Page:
Before we go in-depth about building your perfect CV, let us quickly go and discuss what a CV is and how long a CV should be?
A CV, which is an abbreviation of curriculum vitae, is a document which is used to apply for jobs. It allows you to outline your education, skills and experience, enabling you to sell yourself to employers successfully. A typical CV in the UK should be no longer than two sides of an A4. To establish the preferred two pages, CV only include the critical points of your education and experience. To save space, don’t repeat the information you provided in your cover letter and only include relevant information.
If your CV is just a page and you are a recent graduate. Don’t worry, and it is normal for a recent graduate to have a CV up to one page, so don’t get discouraged and demotivate yourself instead try applying for more jobs. In Graduate market 2019 report released by High Fliers Research, it stated that Graduate recruitment at the country’s leading employers is expected to rise substantially in 2019, with employers in eleven out of fifteen key industries and business sectors planning to recruit more new graduates this year.
What does a CV contain?
Contact Details – Include your full name, LinkedIn, home address, phone number and email address. It is not necessary to include your date of birth or a photograph unless you’re applying for an acting or modelling job.
Profile – Placed at the beginning of the CV, a pattern is an incisive statement that highlights your key attributes and reasons for deciding to work in a particular field. Mention a few relevant achievements and skills while articulating your career aims. It must focus on the industry you are applying to, as your cover letter will be job-specific. You should keep it short and snappy – 100 words is the perfect length. Discover how to write a personal statement for your CV.
Education – List and date all previous education, including professional qualifications, placing the most recent first. Include individual modules where relevant.
Work Experience – List your experience in reverse chronological order, making sure that anything you mention is relevant to the job you applied. If you have sufficient relevant work experience, this section should come before education.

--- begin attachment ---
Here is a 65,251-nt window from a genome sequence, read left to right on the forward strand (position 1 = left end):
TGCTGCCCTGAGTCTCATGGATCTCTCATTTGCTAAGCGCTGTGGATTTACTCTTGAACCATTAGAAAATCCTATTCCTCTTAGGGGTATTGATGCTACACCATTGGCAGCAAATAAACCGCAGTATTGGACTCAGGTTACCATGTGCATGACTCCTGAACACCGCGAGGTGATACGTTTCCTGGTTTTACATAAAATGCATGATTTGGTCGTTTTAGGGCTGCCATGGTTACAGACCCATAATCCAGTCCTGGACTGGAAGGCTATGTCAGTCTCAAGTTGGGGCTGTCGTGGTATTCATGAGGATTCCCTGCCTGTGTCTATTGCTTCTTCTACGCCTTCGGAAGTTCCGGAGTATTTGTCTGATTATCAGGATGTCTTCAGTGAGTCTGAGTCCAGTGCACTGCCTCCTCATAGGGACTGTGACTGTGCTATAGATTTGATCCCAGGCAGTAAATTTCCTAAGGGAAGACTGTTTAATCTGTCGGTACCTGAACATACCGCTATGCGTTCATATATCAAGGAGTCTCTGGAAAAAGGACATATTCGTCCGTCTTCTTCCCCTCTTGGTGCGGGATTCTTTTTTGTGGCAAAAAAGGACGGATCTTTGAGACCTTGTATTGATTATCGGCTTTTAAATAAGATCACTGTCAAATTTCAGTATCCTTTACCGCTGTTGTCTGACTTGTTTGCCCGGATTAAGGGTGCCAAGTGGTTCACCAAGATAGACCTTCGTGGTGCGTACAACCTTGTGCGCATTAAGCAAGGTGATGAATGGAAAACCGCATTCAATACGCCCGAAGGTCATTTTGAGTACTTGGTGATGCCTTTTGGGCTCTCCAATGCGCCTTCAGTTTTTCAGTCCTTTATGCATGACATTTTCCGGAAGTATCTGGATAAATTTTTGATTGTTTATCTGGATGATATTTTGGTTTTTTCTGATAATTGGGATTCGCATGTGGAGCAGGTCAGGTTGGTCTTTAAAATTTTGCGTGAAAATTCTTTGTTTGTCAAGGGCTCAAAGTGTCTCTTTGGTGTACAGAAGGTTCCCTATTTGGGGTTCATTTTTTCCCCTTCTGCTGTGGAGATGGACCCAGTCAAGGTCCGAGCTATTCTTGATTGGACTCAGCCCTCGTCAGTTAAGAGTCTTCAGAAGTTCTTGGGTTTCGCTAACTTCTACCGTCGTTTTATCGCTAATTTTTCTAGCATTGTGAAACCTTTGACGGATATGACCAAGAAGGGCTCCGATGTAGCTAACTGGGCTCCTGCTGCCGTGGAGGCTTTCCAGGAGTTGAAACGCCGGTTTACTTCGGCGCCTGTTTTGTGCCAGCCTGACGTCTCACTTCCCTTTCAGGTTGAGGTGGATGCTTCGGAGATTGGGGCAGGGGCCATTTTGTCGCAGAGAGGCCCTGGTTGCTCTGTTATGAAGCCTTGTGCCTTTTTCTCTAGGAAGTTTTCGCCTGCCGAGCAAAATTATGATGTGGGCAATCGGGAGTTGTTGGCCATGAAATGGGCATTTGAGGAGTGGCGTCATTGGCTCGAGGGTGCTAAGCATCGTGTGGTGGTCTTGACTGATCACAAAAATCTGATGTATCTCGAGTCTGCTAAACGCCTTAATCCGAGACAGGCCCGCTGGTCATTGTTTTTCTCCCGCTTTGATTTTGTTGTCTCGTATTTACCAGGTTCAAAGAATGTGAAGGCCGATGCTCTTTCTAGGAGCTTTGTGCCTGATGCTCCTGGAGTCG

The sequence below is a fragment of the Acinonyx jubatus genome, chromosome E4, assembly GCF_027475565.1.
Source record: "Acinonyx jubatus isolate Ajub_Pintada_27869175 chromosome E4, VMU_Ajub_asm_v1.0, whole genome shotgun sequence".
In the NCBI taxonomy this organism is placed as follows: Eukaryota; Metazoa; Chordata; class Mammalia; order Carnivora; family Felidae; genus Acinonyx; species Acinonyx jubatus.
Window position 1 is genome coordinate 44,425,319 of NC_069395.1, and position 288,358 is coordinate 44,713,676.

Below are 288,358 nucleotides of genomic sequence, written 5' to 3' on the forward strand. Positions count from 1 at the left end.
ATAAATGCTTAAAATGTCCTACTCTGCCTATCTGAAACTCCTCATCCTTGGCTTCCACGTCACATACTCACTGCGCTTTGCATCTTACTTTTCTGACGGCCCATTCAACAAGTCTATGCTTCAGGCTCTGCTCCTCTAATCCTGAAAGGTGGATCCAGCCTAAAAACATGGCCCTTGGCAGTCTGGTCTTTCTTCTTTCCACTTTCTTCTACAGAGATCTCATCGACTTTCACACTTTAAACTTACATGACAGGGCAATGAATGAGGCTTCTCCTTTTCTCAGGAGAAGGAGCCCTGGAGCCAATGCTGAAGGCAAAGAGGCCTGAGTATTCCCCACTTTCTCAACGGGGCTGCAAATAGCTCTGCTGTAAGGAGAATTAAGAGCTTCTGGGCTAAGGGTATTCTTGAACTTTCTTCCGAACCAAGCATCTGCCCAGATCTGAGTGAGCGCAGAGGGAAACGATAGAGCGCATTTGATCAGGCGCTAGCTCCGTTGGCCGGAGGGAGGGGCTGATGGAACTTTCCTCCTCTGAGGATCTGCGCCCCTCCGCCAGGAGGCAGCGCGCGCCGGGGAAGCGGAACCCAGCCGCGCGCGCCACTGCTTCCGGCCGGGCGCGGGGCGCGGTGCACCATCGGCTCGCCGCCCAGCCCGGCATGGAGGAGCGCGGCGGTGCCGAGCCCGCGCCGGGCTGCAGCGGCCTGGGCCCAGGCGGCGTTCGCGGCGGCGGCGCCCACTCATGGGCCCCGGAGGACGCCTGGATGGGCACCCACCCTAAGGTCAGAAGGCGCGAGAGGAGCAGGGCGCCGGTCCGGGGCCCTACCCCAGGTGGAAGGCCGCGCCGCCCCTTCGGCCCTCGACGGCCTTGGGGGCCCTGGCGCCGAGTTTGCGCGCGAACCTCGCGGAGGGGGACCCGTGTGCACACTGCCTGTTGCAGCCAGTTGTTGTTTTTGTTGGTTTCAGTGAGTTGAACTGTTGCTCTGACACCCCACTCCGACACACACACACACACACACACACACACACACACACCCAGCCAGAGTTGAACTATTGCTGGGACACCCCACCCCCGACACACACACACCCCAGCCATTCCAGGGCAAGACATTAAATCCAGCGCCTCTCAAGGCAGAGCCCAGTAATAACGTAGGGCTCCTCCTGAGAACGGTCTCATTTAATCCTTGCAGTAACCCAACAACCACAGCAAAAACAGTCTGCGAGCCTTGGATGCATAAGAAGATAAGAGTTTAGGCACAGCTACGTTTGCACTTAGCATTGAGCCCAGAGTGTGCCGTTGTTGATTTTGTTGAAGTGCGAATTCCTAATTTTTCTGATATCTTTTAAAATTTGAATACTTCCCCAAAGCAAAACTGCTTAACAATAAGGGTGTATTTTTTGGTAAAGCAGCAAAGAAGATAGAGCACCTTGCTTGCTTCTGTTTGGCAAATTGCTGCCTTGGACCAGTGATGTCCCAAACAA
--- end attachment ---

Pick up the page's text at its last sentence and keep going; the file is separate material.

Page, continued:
Skills and Achievements – This is where you talk about the foreign languages you speak and the IT packages you can competently use, whatever you list should be relevant to the job and not exaggerated, as you’ll need to back up your claims at interview.
Interests – Simply writing ‘socialising, going to the cinema and reading’ isn’t going to catch the attention of the recruiter. However, when relevant to the job, your interests can provide a more rounded picture of who you are and give you something to talk about at interview. Examples include writing your blog if you want to be a journalist, or being part of a drama group if you’re looking to get into sales.
References – You don’t need to provide the names of references at this stage. You also don’t need to say ‘references available upon request’ as most employers would assume this to be the case.
How to write a good CV?
1. Use active verbs wherever possible. For example, you could include words like ‘created’, ‘analysed’ and ‘devised’ to present yourself as a person who shows initiative. There should be no spelling or grammar mistakes in your CV.
2. Provide real-life examples that demonstrate more practical skills. Avoid using generic, overused phrases such as ‘team player’, ‘hardworking’ and ‘multitasker’. Instead,
3. Take a peek at the company’s website, local press and the job description to make sure that your CV is more focused on the role and employer.
4. Make sure your email address sounds professional. If your email address is not appropriate, create a new account to use professionally. Never put the term ‘curriculum vitae’ at the top of the page.
5. Never lie or exaggerate on your CV or job application. Not only will you demonstrate your dishonesty to a potential employer, but there can be severe consequences too.
6. Always include a cover letter unless the employer states otherwise. It will enable you to personalise your application. You can draw attention to a particular part of your CV, disclose a disability or clarify gaps in your work history. Find out how to write a persuasive cover letter.
Here’s an example of a bad CV and a good CV:
1. Avoid fonts such as Caveat. Instead, choose something more professional, clear and easy to read such Arial or Times New Roman with font size preferably 10 to 12, but nothing smaller. Ensure fonts and sizes are consistent throughout your CV.
2. List everything in reverse chronological order, so the recruiter sees your most impressive and recent achievements first.
3. Keep it concise and easy to read by using precise spacing and bullet points. This type of CV layout allows employers to look through your CV and quickly pick out the vital information.
4. If you’re posting your CV, go with white A4 paper. Only print on one side and never fold your CV – you don’t want it to arrive creased.
At Future Connect Recruitment, our aim is to help people get jobs and train individuals to land their dream jobs. We plans to put job seekers first, giving them free access for jobs and post CVs. Every day we connect and train thousands of people to new opportunities. If you lack training or necessary skills in the field of accountancy check out our training programs here.